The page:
The Photo-Realism Challenge: Physics

physics formula

Physics!  Uhn!  What is it good for?  Absolutely . . . er, quite a lot, actually.

Physics in games is one of those strange things that you don’t notice until it stops working right.  Example: in older games, where physics processing was not a big deal, no matter how an enemy was shot, he fell with the same pre-canned animation.  This is actually more realistic than modern games; people do not fly backwards when shot like in the movies.  But the point is, the animation was not dynamic, resulting in a death animation that did not look right.

dead mario

Yeah, I’m not buying it.

This brings us to a subject I don’t think I’ve covered in these articles before: what does “photo-realism” actually mean?  First, what it does NOT mean: photo-realism does not mean looking outside (or down a corridor or whathaveyou) and your game looking identical.  That would just be realism.  “Photo-realism” is looking like a photo (or video) of the world around us.  That means that post-processing effects, like light bloom, which occur in photography but not in real life, are a part of photo-realism.  Since video is involved, elements like motion blur are a big part of photo-realism.  Likewise, movie physics, although unrealistic, are a part of photo-realism.  When they get shot, people fly backwards.  It’s what we expect.

photorealism

Sorry, real life just doesn’t look like this!

Enter physics!  A simple definition of physics is the description of matter moving through space.  This gets incredibly complicated, as you have to consider fluid dynamics, dynamic clothing, ragdoll physics, volumetric smoke, and so on.  As a result, PC physics engines have grown incredibly complex in their physics calculations, and I’ll try to (briefly!) give a history of video game physics (if I gloss over your favorite physics engine, sorry!).

physics

Ooh, I can’t wait to see what happens!

The earliest 3D games, like Doom or Wolfenstein 3D, had no physics (I know, they were ray casted, but it doesn’t much matter here).  The enemies were sprites, and when shot, a pre-made animation caused them to fall when shot. There were no fluid dynamics, wind effects, volumetric smoke, or the like.  When the earliest proper 3D games came out, the first proper physics implementation was collision detection.  Collision detection determined two things: 1) were actors or players running into each other? And 2) did a bullet hit an actor or player?  The solution was to create a sort of box (called a “hit box”) around the models.  If the space of the bullet/ first actor interfered with the hit box of another actor, then action took place, and was resolved.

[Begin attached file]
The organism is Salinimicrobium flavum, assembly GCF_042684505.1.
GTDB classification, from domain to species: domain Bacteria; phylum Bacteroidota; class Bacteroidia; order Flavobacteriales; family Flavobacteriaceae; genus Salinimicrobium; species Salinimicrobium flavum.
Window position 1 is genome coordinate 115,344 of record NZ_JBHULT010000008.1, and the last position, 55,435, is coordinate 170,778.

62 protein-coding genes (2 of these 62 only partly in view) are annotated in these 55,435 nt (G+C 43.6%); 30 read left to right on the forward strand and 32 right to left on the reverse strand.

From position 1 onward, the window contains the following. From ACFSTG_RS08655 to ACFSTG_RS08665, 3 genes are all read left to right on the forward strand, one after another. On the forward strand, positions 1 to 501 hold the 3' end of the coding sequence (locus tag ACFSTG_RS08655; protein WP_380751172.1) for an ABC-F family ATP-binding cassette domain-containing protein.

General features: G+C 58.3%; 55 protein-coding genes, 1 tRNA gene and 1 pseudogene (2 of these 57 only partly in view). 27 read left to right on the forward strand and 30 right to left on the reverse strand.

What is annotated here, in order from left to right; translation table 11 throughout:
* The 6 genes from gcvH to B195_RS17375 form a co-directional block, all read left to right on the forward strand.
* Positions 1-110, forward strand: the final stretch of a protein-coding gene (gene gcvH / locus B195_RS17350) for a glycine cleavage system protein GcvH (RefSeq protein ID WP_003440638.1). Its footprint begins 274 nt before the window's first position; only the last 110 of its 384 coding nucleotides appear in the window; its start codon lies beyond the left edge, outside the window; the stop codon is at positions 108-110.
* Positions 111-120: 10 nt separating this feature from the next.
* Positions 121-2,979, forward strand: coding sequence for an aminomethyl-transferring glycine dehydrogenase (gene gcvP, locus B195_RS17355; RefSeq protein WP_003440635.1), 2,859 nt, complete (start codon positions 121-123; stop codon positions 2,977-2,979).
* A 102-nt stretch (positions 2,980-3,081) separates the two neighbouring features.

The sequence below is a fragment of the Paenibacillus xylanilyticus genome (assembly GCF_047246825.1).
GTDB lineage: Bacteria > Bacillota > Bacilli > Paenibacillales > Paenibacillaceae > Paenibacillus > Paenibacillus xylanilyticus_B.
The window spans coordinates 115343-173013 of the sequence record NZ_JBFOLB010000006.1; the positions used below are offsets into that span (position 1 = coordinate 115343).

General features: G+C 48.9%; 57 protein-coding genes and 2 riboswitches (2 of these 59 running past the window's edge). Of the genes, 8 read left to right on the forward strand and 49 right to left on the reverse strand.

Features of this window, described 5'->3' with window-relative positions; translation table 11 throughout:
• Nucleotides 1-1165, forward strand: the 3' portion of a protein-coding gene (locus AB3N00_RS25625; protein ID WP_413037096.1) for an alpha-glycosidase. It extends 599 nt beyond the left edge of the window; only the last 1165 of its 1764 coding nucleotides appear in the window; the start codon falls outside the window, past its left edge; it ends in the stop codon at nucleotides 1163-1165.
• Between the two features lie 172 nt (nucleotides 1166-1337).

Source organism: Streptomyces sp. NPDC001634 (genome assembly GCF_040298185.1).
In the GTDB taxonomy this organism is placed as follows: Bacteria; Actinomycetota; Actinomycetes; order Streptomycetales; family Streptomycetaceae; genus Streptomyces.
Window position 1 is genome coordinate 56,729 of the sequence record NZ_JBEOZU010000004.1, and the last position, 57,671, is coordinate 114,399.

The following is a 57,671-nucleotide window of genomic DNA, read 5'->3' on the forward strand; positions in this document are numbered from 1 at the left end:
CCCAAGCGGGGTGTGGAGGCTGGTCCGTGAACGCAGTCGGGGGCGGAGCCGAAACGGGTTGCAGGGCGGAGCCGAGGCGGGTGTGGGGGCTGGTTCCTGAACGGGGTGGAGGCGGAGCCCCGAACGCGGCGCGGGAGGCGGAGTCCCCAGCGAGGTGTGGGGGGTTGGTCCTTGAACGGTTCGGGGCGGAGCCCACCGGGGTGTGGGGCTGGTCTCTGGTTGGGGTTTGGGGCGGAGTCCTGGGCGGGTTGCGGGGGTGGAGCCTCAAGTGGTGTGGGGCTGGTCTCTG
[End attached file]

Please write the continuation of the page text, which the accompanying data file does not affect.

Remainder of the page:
More robust models of physics were developed (ragdoll physics was especially popular—dead enemies actually fell like dead people fall!), but the biggest revolution occurred in 2000 when the Havok Physics middleware was released.  It was a risk—middleware that only did physics?—but it has paid off in dividends, looking at the impressive portfolio of titles that Havok has powered.

havok

Kids these days don’t know it, but this was hot stuff back in the day!

The next big step forward in physics came from an unknown company named Ageia.  Havok worked (and still works) entirely via software through the CPU.  Ageia, however, had the idea of creating  physics co-processor (called the PhysX add-on card) to offload physics processing, improving both CPU performance and physics performance.  It worked wonderfully, but the industry adoption was lackluster—not enough people owned Ageia PhysX PPUs to attract developers, and there weren’t enough games to spur sales.  Fortunately, Nvidia, who were working on their GPGPU initiative, purchased Ageia.  Instead of using a special physics processing unit, physics is handled in CUDA cores.  The result is that the gamer gets the same unparalleled physics performance as they did with Ageia, with less hardware to buy.

arkham

Yes, accelerated physics really does make a huge difference.

This was not great news for AMD owners, however, and like AMD’s TruForm tessellation, PhysX adoption has been spotty.  Havok had announced a GPGPU physics solution, but since its acquisition by Intel, the status of Havok FX is unclear.  Still, it is clear that through increased parallelization of processor cores, physics simulations should continue to improve, and that is a game that everyone wins.

In closing, this article makes me want to get physical, physical.

Happy gaming!

  1. DQEight’s avatar